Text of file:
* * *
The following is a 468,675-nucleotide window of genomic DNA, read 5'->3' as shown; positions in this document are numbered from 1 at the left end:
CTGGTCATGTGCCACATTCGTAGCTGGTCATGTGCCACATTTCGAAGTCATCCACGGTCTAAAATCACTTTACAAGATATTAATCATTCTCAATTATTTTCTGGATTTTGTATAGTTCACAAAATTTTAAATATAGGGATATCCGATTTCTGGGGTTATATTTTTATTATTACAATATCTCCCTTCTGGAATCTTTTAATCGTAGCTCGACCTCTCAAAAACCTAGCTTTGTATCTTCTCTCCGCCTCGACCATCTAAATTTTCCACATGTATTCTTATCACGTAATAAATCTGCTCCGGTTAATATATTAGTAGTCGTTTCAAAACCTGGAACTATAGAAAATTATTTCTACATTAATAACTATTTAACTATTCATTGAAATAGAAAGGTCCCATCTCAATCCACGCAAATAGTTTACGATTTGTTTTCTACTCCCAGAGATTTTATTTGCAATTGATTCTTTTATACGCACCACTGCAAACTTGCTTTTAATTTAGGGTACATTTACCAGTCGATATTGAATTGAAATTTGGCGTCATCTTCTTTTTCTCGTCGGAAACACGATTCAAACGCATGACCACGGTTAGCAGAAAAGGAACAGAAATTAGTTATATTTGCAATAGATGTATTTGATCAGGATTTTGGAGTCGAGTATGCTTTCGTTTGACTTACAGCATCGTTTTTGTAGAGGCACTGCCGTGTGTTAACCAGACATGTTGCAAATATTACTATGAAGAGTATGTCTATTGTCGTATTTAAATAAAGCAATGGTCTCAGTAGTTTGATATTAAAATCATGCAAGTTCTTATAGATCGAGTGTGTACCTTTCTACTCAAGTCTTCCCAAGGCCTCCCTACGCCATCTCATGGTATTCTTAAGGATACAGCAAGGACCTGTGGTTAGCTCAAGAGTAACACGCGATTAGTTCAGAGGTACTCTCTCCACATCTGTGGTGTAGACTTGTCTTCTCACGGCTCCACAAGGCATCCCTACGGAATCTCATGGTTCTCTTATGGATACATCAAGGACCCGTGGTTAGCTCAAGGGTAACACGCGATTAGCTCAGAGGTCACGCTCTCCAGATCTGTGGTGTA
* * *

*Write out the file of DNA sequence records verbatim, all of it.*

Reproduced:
The following is a 468,675-nucleotide window of genomic DNA, read 5'->3' as shown; positions in this document are numbered from 1 at the left end:
CTGGTCATGTGCCACATTCGTAGCTGGTCATGTGCCACATTTCGAAGTCATCCACGGTCTAAAATCACTTTACAAGATATTAATCATTCTCAATTATTTTCTGGATTTTGTATAGTTCACAAAATTTTAAATATAGGGATATCCGATTTCTGGGGTTATATTTTTATTATTACAATATCTCCCTTCTGGAATCTTTTAATCGTAGCTCGACCTCTCAAAAACCTAGCTTTGTATCTTCTCTCCGCCTCGACCATCTAAATTTTCCACATGTATTCTTATCACGTAATAAATCTGCTCCGGTTAATATATTAGTAGTCGTTTCAAAACCTGGAACTATAGAAAATTATTTCTACATTAATAACTATTTAACTATTCATTGAAATAGAAAGGTCCCATCTCAATCCACGCAAATAGTTTACGATTTGTTTTCTACTCCCAGAGATTTTATTTGCAATTGATTCTTTTATACGCACCACTGCAAACTTGCTTTTAATTTAGGGTACATTTACCAGTCGATATTGAATTGAAATTTGGCGTCATCTTCTTTTTCTCGTCGGAAACACGATTCAAACGCATGACCACGGTTAGCAGAAAAGGAACAGAAATTAGTTATATTTGCAATAGATGTATTTGATCAGGATTTTGGAGTCGAGTATGCTTTCGTTTGACTTACAGCATCGTTTTTGTAGAGGCACTGCCGTGTGTTAACCAGACATGTTGCAAATATTACTATGAAGAGTATGTCTATTGTCGTATTTAAATAAAGCAATGGTCTCAGTAGTTTGATATTAAAATCATGCAAGTTCTTATAGATCGAGTGTGTACCTTTCTACTCAAGTCTTCCCAAGGCCTCCCTACGCCATCTCATGGTATTCTTAAGGATACAGCAAGGACCTGTGGTTAGCTCAAGAGTAACACGCGATTAGTTCAGAGGTACTCTCTCCACATCTGTGGTGTAGACTTGTCTTCTCACGGCTCCACAAGGCATCCCTACGGAATCTCATGGTTCTCTTATGGATACATCAAGGACCCGTGGTTAGCTCAAGGGTAACACGCGATTAGCTCAGAGGTCACGCTCTCCAGATCTGTGGTGTA